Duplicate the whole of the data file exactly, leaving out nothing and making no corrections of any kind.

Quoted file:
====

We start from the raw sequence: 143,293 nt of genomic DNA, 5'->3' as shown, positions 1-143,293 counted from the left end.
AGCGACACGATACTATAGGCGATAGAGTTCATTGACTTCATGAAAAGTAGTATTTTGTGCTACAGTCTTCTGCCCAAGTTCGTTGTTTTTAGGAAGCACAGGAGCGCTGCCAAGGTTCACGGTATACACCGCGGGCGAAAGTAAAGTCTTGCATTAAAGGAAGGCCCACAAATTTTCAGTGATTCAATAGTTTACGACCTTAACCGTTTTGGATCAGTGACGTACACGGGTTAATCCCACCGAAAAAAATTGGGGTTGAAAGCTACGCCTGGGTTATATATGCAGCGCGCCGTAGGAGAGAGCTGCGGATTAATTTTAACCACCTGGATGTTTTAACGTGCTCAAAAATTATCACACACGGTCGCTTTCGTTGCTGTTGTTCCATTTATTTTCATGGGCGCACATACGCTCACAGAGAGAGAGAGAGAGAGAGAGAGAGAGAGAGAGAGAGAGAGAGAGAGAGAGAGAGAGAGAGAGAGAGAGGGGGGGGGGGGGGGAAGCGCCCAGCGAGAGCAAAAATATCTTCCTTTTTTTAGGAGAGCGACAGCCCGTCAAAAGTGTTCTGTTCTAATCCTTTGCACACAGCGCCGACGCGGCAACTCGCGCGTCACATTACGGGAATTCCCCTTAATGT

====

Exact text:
We start from the raw sequence: 143,293 nt of genomic DNA, 5'->3' as shown, positions 1-143,293 counted from the left end.
AGCGACACGATACTATAGGCGATAGAGTTCATTGACTTCATGAAAAGTAGTATTTTGTGCTACAGTCTTCTGCCCAAGTTCGTTGTTTTTAGGAAGCACAGGAGCGCTGCCAAGGTTCACGGTATACACCGCGGGCGAAAGTAAAGTCTTGCATTAAAGGAAGGCCCACAAATTTTCAGTGATTCAATAGTTTACGACCTTAACCGTTTTGGATCAGTGACGTACACGGGTTAATCCCACCGAAAAAAATTGGGGTTGAAAGCTACGCCTGGGTTATATATGCAGCGCGCCGTAGGAGAGAGCTGCGGATTAATTTTAACCACCTGGATGTTTTAACGTGCTCAAAAATTATCACACACGGTCGCTTTCGTTGCTGTTGTTCCATTTATTTTCATGGGCGCACATACGCTCACAGAGAGAGAGAGAGAGAGAGAGAGAGAGAGAGAGAGAGAGAGAGAGAGAGAGAGAGAGAGAGAGAGAGAGGGGGGGGGGGGGGGAAGCGCCCAGCGAGAGCAAAAATATCTTCCTTTTTTTAGGAGAGCGACAGCCCGTCAAAAGTGTTCTGTTCTAATCCTTTGCACACAGCGCCGACGCGGCAACTCGCGCGTCACATTACGGGAATTCCCCTTAATGT